There are a few ways that FTM (female-to-male) individuals can have biological children.
⦁ Egg freezing: If an FTM individual wants to have biological children but does not want to carry a pregnancy, they can freeze their eggs. This involves undergoing a process that stimulates the ovaries to produce eggs, which are then removed and frozen. The eggs can then be fertilized with sperm and implanted in a surrogate mother.
⦁ Gestational surrogacy: This involves hiring a surrogate mother to carry a pregnancy for an FTM individual. The surrogate mother would be impregnated with the FTM individual’s sperm or with sperm from a donor.
⦁ Carrying a pregnancy: Some FTM individuals who are comfortable with their bodies and their gender identity may choose to carry a pregnancy themselves. This can be a challenging decision, as it may require the FTM individual to stop taking testosterone and to undergo a different type of gender-affirming surgery after the pregnancy.

The cost of having a biological child as an FTM individual will vary depending on the method chosen. Egg freezing can cost anywhere from $10,000 to $20,000. Gestational surrogacy can cost anywhere from $50,000 to $100,000. Carrying a pregnancy yourself can cost anywhere from $0 to $50,000, depending on whether you have health insurance that covers pregnancy-related costs.

If you are an FTM individual who is considering having a biological child, there are a few things you should keep in mind:
⦁ Talk to your doctor: Your doctor can help you understand your options and can provide you with information about the costs involved.
⦁ Consider your gender identity: If you are not comfortable with your body or your gender identity, carrying a pregnancy may not be the right choice for you.
⦁ Talk to your partner: If you have a partner, you should talk to them about your plans to have a biological child. They may have their own thoughts and feelings about the matter.
⦁ Do your research: There are a lot of resources available to help FTM individuals who are considering having a biological child. Do some research to learn more about your options.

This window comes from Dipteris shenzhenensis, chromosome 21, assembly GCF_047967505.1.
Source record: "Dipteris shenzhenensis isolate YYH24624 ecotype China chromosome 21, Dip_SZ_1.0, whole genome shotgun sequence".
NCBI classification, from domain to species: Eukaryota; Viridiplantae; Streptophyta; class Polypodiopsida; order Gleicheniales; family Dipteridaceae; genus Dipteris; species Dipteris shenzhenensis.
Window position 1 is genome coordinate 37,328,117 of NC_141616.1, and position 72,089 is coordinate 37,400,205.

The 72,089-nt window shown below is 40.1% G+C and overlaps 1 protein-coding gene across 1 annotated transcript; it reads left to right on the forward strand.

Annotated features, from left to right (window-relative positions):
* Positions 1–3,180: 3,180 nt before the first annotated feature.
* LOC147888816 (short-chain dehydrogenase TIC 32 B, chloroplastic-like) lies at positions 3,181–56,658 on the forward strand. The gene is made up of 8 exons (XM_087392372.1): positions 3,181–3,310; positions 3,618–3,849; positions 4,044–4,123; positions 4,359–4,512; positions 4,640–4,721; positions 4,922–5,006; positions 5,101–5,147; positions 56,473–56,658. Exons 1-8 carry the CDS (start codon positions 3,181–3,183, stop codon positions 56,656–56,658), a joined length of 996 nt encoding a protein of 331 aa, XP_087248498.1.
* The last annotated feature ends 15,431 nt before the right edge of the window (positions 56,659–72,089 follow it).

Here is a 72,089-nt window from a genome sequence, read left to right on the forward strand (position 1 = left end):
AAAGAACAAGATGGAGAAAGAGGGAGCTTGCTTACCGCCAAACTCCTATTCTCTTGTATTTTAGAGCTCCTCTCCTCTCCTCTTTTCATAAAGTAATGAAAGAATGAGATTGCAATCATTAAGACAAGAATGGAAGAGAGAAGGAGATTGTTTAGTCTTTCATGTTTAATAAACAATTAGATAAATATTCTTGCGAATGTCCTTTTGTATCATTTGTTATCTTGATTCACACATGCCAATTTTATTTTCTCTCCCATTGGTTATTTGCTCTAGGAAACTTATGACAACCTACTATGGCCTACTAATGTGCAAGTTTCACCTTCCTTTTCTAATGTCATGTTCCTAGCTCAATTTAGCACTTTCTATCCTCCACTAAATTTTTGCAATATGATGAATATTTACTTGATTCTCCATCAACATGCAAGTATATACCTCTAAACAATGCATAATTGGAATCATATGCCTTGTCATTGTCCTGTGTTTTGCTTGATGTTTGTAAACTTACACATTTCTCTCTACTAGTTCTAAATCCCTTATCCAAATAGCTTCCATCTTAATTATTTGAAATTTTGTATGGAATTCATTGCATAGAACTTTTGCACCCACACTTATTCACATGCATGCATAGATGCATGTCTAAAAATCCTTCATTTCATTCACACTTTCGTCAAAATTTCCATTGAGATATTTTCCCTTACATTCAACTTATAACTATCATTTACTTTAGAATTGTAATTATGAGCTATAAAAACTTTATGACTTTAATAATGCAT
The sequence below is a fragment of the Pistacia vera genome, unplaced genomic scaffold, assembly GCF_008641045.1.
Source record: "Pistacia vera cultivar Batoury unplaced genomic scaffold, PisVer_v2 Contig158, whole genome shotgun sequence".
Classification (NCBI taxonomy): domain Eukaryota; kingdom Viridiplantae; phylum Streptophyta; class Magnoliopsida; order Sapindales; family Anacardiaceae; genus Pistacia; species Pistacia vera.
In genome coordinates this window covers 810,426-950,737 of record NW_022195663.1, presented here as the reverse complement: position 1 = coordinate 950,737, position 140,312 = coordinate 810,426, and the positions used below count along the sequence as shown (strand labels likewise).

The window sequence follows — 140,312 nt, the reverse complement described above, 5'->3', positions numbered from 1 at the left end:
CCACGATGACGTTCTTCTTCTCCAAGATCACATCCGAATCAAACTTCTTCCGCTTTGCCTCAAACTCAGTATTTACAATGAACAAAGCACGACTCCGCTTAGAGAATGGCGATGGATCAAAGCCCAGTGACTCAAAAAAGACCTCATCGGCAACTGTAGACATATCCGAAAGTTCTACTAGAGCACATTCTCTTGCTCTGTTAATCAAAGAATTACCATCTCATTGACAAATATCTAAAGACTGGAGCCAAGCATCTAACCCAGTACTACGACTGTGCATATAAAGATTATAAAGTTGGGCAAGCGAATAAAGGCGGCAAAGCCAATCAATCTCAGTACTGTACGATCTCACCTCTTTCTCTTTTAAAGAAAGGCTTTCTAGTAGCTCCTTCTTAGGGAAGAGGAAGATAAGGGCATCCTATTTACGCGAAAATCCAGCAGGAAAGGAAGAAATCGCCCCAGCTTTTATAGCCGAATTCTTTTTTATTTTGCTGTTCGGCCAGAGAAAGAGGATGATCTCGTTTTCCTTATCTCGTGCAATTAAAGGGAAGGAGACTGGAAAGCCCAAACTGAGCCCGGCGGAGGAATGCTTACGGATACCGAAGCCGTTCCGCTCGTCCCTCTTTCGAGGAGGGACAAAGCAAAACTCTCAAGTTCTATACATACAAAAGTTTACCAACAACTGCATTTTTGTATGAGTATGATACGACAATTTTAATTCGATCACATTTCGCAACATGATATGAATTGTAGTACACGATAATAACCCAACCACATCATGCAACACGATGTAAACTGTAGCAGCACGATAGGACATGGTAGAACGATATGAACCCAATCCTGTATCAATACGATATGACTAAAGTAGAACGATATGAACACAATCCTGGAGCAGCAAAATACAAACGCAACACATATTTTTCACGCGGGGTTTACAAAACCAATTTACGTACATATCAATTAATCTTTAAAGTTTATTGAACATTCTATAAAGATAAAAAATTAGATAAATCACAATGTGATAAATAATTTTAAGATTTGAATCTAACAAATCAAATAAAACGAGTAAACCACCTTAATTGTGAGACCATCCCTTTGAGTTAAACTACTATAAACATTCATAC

Having a biological child is a big decision, but it can be a rewarding one. If you are an FTM individual who is considering having a biological child, there are a lot of resources available to help you.

For transgender men (assigned female at birth, identifying as male), there are several options available to have a biological child.

Here are some common paths:
⦁ Pregnancy before Transition: If you are planning to undergo medical transition, but still have a uterus and ovaries, you may choose to conceive and carry a child before starting hormone therapy or any surgical interventions. This can be done through assisted reproductive technologies, such as in vitro fertilization (IVF), intrauterine insemination (IUI), or other fertility treatments. It’s important to consult with a fertility specialist to discuss options, success rates, and any potential implications for your transition.
⦁ Egg Retrieval and Gestational Surrogacy: If you have transitioned or are unable to carry a pregnancy, you can consider using assisted reproductive technologies and gestational surrogacy. This involves retrieving eggs from your ovaries, fertilizing them with donor sperm, and transferring the resulting embryos to a gestational surrogate who will carry the pregnancy to term.
⦁ Adoption or Foster Care: Another option for starting or expanding your family is through adoption or foster care. Many transgender men choose to adopt or become foster parents, providing a loving and supportive home for children in need. Adoption processes and requirements vary by country and jurisdiction, so it’s essential to research and follow the legal procedures in your specific location.

It’s important to note that the availability, legality, and cost of these options may vary depending on the country, state, or region you reside in. It’s advisable to consult with healthcare professionals, fertility specialists, or adoption agencies who specialize in assisting LGBTQ+ individuals and transgender parents. They can provide you with specific information, guidance, and support tailored to your circumstances.

Additionally, it’s crucial to consider the emotional, financial, and logistical aspects of parenting, regardless of the path you choose. Parenthood requires careful planning and a supportive network, so it’s important to seek out resources, support groups, and professional advice to help navigate this journey.